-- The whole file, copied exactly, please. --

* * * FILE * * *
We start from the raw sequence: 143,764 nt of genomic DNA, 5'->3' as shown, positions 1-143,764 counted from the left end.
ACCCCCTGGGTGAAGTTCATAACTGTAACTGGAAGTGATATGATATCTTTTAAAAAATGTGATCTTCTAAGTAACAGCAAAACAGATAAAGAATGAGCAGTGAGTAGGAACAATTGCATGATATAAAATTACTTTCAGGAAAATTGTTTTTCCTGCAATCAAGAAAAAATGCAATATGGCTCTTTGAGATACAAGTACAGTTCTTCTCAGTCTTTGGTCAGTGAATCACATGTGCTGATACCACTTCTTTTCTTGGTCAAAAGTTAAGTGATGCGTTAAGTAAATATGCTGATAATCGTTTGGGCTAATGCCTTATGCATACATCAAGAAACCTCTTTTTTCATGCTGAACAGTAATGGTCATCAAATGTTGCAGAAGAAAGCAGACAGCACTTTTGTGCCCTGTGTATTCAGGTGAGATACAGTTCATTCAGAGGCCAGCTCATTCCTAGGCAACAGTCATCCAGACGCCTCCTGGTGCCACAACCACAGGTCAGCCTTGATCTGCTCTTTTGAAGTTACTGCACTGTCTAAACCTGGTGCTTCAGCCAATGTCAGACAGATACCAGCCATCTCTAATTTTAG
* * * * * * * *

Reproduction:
We start from the raw sequence: 143,764 nt of genomic DNA, 5'->3' as shown, positions 1-143,764 counted from the left end.
ACCCCCTGGGTGAAGTTCATAACTGTAACTGGAAGTGATATGATATCTTTTAAAAAATGTGATCTTCTAAGTAACAGCAAAACAGATAAAGAATGAGCAGTGAGTAGGAACAATTGCATGATATAAAATTACTTTCAGGAAAATTGTTTTTCCTGCAATCAAGAAAAAATGCAATATGGCTCTTTGAGATACAAGTACAGTTCTTCTCAGTCTTTGGTCAGTGAATCACATGTGCTGATACCACTTCTTTTCTTGGTCAAAAGTTAAGTGATGCGTTAAGTAAATATGCTGATAATCGTTTGGGCTAATGCCTTATGCATACATCAAGAAACCTCTTTTTTCATGCTGAACAGTAATGGTCATCAAATGTTGCAGAAGAAAGCAGACAGCACTTTTGTGCCCTGTGTATTCAGGTGAGATACAGTTCATTCAGAGGCCAGCTCATTCCTAGGCAACAGTCATCCAGACGCCTCCTGGTGCCACAACCACAGGTCAGCCTTGATCTGCTCTTTTGAAGTTACTGCACTGTCTAAACCTGGTGCTTCAGCCAATGTCAGACAGATACCAGCCATCTCTAATTTTAG